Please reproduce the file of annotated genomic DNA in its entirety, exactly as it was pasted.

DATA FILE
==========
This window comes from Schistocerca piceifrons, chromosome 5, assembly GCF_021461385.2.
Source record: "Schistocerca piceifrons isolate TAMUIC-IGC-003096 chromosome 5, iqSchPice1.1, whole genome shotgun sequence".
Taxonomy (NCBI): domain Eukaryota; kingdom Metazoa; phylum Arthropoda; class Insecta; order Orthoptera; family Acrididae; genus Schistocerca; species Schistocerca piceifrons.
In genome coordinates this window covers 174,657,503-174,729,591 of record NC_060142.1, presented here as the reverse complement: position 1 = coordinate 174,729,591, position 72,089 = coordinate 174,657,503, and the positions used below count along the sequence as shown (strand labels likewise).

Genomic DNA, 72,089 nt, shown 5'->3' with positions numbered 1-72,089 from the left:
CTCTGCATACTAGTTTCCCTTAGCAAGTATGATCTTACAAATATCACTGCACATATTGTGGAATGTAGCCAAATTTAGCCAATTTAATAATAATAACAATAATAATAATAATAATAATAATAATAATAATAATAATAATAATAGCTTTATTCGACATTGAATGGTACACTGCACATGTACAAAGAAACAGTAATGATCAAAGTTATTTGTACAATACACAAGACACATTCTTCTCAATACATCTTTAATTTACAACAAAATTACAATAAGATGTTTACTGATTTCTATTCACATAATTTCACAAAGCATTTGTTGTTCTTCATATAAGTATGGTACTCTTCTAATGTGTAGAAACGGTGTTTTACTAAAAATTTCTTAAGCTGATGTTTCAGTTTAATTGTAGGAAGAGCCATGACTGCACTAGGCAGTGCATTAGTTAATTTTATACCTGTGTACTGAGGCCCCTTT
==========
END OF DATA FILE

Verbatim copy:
This window comes from Schistocerca piceifrons, chromosome 5, assembly GCF_021461385.2.
Source record: "Schistocerca piceifrons isolate TAMUIC-IGC-003096 chromosome 5, iqSchPice1.1, whole genome shotgun sequence".
Taxonomy (NCBI): domain Eukaryota; kingdom Metazoa; phylum Arthropoda; class Insecta; order Orthoptera; family Acrididae; genus Schistocerca; species Schistocerca piceifrons.
In genome coordinates this window covers 174,657,503-174,729,591 of record NC_060142.1, presented here as the reverse complement: position 1 = coordinate 174,729,591, position 72,089 = coordinate 174,657,503, and the positions used below count along the sequence as shown (strand labels likewise).

Genomic DNA, 72,089 nt, shown 5'->3' with positions numbered 1-72,089 from the left:
CTCTGCATACTAGTTTCCCTTAGCAAGTATGATCTTACAAATATCACTGCACATATTGTGGAATGTAGCCAAATTTAGCCAATTTAATAATAATAACAATAATAATAATAATAATAATAATAATAATAATAATAATAATAATAGCTTTATTCGACATTGAATGGTACACTGCACATGTACAAAGAAACAGTAATGATCAAAGTTATTTGTACAATACACAAGACACATTCTTCTCAATACATCTTTAATTTACAACAAAATTACAATAAGATGTTTACTGATTTCTATTCACATAATTTCACAAAGCATTTGTTGTTCTTCATATAAGTATGGTACTCTTCTAATGTGTAGAAACGGTGTTTTACTAAAAATTTCTTAAGCTGATGTTTCAGTTTAATTGTAGGAAGAGCCATGACTGCACTAGGCAGTGCATTAGTTAATTTTATACCTGTGTACTGAGGCCCCTTT